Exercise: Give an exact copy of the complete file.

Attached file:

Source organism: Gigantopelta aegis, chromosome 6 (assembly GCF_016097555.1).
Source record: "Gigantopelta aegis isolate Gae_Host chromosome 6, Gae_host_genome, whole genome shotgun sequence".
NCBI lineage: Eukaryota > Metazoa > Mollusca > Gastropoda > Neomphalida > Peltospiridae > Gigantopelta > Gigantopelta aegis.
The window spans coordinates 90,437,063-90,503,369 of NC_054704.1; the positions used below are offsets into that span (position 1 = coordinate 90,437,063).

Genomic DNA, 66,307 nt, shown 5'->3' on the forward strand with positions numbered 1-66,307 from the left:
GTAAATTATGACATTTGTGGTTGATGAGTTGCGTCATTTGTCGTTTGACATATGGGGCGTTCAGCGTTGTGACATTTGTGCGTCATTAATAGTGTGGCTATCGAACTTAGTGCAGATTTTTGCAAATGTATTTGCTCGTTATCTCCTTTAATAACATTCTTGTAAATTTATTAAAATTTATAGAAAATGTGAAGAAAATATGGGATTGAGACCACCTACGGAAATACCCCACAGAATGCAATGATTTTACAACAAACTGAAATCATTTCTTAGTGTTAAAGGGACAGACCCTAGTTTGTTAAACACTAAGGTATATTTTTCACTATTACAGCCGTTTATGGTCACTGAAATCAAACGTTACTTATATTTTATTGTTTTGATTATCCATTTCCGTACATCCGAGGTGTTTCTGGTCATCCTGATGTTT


Source organism: Gigantopelta aegis, chromosome 6 (assembly GCF_016097555.1).
Source record: "Gigantopelta aegis isolate Gae_Host chromosome 6, Gae_host_genome, whole genome shotgun sequence".
NCBI lineage: Eukaryota > Metazoa > Mollusca > Gastropoda > Neomphalida > Peltospiridae > Gigantopelta > Gigantopelta aegis.
The window spans coordinates 90,437,063-90,503,369 of NC_054704.1; the positions used below are offsets into that span (position 1 = coordinate 90,437,063).

Genomic DNA, 66,307 nt, shown 5'->3' on the forward strand with positions numbered 1-66,307 from the left:
GTAAATTATGACATTTGTGGTTGATGAGTTGCGTCATTTGTCGTTTGACATATGGGGCGTTCAGCGTTGTGACATTTGTGCGTCATTAATAGTGTGGCTATCGAACTTAGTGCAGATTTTTGCAAATGTATTTGCTCGTTATCTCCTTTAATAACATTCTTGTAAATTTATTAAAATTTATAGAAAATGTGAAGAAAATATGGGATTGAGACCACCTACGGAAATACCCCACAGAATGCAATGATTTTACAACAAACTGAAATCATTTCTTAGTGTTAAAGGGACAGACCCTAGTTTGTTAAACACTAAGGTATATTTTTCACTATTACAGCCGTTTATGGTCACTGAAATCAAACGTTACTTATATTTTATTGTTTTGATTATCCATTTCCGTACATCCGAGGTGTTTCTGGTCATCCTGATGTTT